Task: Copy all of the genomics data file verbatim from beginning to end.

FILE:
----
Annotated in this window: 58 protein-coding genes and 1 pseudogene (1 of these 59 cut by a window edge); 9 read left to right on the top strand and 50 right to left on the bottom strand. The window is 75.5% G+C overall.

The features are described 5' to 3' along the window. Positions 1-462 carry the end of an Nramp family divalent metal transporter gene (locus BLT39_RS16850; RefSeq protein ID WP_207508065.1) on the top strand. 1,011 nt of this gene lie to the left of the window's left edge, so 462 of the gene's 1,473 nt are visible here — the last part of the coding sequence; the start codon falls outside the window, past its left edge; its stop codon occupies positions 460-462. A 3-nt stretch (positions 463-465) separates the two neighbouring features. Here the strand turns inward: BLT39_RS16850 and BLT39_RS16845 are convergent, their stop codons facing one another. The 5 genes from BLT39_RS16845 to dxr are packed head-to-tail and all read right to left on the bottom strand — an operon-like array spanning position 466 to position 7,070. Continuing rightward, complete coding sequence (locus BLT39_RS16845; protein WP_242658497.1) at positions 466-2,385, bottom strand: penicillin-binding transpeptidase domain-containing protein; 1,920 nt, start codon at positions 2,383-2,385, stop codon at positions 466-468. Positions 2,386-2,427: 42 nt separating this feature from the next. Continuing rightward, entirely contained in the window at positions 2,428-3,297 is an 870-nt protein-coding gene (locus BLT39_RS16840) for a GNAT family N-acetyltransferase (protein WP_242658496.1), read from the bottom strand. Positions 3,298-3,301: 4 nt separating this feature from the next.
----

Annotated in this window: 58 protein-coding genes and 1 pseudogene (1 of these 59 cut by a window edge); 9 read left to right on the top strand and 50 right to left on the bottom strand. The window is 75.5% G+C overall.

The features are described 5' to 3' along the window. Positions 1-462 carry the end of an Nramp family divalent metal transporter gene (locus BLT39_RS16850; RefSeq protein ID WP_207508065.1) on the top strand. 1,011 nt of this gene lie to the left of the window's left edge, so 462 of the gene's 1,473 nt are visible here — the last part of the coding sequence; the start codon falls outside the window, past its left edge; its stop codon occupies positions 460-462. A 3-nt stretch (positions 463-465) separates the two neighbouring features. Here the strand turns inward: BLT39_RS16850 and BLT39_RS16845 are convergent, their stop codons facing one another. The 5 genes from BLT39_RS16845 to dxr are packed head-to-tail and all read right to left on the bottom strand — an operon-like array spanning position 466 to position 7,070. Continuing rightward, complete coding sequence (locus BLT39_RS16845; protein WP_242658497.1) at positions 466-2,385, bottom strand: penicillin-binding transpeptidase domain-containing protein; 1,920 nt, start codon at positions 2,383-2,385, stop codon at positions 466-468. Positions 2,386-2,427: 42 nt separating this feature from the next. Continuing rightward, entirely contained in the window at positions 2,428-3,297 is an 870-nt protein-coding gene (locus BLT39_RS16840) for a GNAT family N-acetyltransferase (protein WP_242658496.1), read from the bottom strand. Positions 3,298-3,301: 4 nt separating this feature from the next.